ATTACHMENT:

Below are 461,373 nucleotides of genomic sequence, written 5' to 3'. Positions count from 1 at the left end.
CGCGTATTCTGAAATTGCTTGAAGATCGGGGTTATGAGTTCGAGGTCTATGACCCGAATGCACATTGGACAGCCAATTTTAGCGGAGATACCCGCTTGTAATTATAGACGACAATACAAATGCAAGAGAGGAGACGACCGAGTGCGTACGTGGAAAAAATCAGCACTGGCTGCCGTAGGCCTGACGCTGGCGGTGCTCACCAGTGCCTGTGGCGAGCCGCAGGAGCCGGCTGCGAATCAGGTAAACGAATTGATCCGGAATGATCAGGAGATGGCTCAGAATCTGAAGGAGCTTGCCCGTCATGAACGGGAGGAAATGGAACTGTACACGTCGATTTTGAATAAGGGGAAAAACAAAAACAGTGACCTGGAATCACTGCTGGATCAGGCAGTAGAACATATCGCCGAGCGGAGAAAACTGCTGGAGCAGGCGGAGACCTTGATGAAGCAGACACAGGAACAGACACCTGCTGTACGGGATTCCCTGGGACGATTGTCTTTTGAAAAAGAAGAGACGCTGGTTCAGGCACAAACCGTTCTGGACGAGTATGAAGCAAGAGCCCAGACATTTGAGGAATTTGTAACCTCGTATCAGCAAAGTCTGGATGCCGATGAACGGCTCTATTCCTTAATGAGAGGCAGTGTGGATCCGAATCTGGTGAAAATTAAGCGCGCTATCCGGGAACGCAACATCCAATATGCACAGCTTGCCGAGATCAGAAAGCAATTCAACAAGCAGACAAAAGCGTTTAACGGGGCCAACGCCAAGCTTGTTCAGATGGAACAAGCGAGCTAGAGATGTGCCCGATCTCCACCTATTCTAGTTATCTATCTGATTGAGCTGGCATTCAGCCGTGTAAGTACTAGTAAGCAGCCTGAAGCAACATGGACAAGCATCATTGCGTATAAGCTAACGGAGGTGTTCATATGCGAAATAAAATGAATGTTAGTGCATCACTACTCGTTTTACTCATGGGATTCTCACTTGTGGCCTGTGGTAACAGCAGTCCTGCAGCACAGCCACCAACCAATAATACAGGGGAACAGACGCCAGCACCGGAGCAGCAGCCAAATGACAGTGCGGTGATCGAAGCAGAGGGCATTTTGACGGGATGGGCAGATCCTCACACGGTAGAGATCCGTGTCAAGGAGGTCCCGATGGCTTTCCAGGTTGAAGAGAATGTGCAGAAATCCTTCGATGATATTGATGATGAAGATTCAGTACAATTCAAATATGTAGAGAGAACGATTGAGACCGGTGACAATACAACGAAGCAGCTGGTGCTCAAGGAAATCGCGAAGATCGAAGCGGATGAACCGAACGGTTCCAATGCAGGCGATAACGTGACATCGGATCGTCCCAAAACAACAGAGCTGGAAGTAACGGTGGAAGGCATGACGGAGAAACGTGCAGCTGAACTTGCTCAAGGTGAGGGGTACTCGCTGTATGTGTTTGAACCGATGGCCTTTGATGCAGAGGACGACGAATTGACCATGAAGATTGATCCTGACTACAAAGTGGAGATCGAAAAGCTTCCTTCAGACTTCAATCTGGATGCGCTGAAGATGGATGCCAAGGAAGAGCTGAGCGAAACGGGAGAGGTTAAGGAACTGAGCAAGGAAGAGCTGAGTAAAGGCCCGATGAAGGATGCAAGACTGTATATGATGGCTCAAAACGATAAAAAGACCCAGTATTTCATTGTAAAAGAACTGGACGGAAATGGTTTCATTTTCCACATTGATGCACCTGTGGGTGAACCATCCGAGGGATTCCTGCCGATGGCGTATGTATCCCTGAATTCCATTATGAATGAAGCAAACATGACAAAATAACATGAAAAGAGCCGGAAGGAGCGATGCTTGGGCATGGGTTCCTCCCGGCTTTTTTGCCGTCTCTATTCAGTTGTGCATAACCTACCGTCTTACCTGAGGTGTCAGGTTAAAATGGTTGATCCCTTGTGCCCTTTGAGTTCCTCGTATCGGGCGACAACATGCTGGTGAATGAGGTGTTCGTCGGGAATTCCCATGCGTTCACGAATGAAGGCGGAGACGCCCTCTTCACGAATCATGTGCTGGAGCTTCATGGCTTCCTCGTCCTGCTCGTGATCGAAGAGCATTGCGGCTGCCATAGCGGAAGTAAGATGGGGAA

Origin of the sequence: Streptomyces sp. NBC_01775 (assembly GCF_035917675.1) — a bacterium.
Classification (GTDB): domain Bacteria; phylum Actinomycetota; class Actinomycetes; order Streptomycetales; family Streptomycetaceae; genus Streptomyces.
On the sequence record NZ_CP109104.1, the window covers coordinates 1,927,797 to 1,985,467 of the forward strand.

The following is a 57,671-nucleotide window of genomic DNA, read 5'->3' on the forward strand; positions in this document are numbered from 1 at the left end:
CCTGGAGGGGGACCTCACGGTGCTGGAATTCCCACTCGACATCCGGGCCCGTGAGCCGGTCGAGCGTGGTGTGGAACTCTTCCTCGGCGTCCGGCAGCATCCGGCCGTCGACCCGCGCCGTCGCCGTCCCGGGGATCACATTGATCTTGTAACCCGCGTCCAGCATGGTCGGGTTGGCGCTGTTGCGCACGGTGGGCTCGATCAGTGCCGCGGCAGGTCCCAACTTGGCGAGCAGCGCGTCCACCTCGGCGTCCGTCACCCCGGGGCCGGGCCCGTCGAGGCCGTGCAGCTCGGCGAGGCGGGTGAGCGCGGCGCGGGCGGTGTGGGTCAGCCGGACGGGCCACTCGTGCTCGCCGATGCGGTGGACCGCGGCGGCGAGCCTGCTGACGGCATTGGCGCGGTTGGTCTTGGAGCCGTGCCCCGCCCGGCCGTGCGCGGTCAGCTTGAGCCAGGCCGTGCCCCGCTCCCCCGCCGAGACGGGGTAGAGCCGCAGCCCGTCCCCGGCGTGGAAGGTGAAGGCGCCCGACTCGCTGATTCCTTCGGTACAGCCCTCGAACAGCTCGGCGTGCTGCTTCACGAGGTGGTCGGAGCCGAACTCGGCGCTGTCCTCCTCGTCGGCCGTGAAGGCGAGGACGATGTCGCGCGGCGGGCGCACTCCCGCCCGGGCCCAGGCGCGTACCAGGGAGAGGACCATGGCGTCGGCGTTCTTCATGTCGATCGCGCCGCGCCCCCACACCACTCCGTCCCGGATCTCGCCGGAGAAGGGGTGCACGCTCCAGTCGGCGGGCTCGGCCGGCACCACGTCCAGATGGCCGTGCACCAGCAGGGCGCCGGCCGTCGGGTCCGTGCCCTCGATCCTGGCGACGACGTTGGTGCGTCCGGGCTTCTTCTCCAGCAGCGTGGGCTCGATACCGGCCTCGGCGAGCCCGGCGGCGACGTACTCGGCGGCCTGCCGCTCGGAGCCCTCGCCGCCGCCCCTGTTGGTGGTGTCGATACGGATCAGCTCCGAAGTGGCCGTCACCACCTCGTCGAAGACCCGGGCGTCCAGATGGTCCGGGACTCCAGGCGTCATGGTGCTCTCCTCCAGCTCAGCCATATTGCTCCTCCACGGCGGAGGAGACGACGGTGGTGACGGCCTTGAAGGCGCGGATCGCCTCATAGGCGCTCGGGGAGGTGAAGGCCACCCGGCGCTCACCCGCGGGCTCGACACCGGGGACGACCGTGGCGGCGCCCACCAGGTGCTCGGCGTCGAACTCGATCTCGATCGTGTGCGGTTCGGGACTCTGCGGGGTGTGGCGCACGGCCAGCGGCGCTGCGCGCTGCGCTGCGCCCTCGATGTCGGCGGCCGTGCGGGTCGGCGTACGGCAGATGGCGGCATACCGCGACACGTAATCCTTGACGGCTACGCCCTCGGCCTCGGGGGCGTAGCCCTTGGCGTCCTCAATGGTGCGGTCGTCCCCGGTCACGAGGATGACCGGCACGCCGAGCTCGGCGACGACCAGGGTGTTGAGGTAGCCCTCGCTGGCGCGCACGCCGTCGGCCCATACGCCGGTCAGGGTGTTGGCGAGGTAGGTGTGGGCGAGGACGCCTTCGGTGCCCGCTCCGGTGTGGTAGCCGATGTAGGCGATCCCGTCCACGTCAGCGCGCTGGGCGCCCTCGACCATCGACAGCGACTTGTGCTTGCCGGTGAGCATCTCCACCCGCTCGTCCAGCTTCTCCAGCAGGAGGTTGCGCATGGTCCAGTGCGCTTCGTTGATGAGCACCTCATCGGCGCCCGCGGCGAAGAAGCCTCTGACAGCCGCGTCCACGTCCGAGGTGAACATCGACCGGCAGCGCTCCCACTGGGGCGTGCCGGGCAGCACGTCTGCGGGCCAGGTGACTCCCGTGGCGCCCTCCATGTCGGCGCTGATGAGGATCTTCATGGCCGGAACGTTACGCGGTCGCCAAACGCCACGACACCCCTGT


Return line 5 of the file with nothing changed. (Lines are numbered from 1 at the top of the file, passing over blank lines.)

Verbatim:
On the sequence record NZ_CP109104.1, the window covers coordinates 1,927,797 to 1,985,467 of the forward strand.